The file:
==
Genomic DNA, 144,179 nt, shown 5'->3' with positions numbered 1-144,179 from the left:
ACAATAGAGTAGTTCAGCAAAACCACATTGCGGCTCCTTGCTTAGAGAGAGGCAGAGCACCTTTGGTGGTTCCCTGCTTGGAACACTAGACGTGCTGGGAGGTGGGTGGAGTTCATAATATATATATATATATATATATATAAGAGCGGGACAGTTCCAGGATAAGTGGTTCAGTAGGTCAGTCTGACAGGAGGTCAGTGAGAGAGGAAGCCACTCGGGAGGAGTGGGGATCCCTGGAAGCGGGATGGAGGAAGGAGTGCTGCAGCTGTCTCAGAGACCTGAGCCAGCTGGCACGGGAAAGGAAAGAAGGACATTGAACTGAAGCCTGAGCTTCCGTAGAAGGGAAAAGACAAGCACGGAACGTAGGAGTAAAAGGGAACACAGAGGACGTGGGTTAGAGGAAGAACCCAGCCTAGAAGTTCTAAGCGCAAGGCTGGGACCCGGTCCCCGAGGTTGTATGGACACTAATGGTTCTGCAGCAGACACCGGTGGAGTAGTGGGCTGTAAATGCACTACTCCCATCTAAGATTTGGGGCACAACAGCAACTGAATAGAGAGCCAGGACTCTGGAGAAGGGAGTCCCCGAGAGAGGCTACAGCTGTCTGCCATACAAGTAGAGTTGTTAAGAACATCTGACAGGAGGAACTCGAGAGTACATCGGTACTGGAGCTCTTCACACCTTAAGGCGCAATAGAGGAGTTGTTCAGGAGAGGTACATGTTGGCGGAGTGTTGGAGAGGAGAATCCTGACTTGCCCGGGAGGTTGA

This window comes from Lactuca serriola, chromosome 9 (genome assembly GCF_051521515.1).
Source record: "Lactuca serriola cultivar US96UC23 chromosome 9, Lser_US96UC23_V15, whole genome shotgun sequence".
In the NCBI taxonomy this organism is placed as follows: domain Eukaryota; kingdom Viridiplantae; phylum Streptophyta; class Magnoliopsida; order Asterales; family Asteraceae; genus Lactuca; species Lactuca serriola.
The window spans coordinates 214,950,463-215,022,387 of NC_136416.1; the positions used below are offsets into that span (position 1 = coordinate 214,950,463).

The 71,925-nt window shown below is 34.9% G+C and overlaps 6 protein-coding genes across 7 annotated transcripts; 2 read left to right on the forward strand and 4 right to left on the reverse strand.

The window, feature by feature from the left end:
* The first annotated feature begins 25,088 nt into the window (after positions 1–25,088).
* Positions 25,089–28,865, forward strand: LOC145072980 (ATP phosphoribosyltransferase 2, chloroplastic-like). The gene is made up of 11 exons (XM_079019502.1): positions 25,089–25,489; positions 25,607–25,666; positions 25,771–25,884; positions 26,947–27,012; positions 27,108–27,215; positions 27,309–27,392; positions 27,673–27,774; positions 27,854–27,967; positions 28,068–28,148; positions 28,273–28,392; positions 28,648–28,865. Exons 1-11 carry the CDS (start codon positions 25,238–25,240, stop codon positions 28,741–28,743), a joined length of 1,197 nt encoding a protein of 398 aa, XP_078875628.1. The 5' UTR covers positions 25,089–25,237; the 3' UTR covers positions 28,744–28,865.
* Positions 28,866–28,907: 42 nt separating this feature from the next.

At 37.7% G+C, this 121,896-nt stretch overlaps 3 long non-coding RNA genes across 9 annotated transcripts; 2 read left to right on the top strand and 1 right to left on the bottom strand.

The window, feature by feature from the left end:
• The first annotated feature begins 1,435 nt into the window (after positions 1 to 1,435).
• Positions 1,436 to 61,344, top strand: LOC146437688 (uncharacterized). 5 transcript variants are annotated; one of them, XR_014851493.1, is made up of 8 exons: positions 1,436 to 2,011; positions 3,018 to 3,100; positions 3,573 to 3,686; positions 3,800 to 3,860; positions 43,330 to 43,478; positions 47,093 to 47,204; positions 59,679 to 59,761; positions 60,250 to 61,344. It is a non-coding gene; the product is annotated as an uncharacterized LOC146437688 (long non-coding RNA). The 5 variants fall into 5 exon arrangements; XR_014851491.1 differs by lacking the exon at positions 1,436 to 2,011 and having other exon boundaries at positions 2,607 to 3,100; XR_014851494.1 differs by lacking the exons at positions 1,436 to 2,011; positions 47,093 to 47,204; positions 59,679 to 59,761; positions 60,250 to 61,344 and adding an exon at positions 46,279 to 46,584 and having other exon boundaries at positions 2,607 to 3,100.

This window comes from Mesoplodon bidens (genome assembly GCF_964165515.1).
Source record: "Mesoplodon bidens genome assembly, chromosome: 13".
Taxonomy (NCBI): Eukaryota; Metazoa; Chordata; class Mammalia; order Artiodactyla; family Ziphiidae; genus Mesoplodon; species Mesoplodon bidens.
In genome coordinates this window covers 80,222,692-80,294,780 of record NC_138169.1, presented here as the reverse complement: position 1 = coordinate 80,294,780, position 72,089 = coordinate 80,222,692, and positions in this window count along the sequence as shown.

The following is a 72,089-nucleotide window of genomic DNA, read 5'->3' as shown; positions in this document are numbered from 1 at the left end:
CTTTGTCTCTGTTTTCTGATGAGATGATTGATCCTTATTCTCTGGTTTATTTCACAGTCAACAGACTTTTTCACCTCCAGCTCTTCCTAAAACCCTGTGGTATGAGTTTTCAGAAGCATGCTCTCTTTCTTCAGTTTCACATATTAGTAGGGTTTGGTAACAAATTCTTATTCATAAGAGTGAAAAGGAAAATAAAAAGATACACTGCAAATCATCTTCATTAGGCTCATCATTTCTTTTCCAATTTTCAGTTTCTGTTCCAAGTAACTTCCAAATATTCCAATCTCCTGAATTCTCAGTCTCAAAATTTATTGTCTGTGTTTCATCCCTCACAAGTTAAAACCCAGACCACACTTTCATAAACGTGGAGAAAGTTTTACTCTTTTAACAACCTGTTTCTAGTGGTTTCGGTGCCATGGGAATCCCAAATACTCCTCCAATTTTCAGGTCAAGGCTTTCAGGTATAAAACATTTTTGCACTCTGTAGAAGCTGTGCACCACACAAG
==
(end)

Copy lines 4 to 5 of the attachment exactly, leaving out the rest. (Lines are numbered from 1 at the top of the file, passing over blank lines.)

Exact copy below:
Source record: "Lactuca serriola cultivar US96UC23 chromosome 9, Lser_US96UC23_V15, whole genome shotgun sequence".
In the NCBI taxonomy this organism is placed as follows: domain Eukaryota; kingdom Viridiplantae; phylum Streptophyta; class Magnoliopsida; order Asterales; family Asteraceae; genus Lactuca; species Lactuca serriola.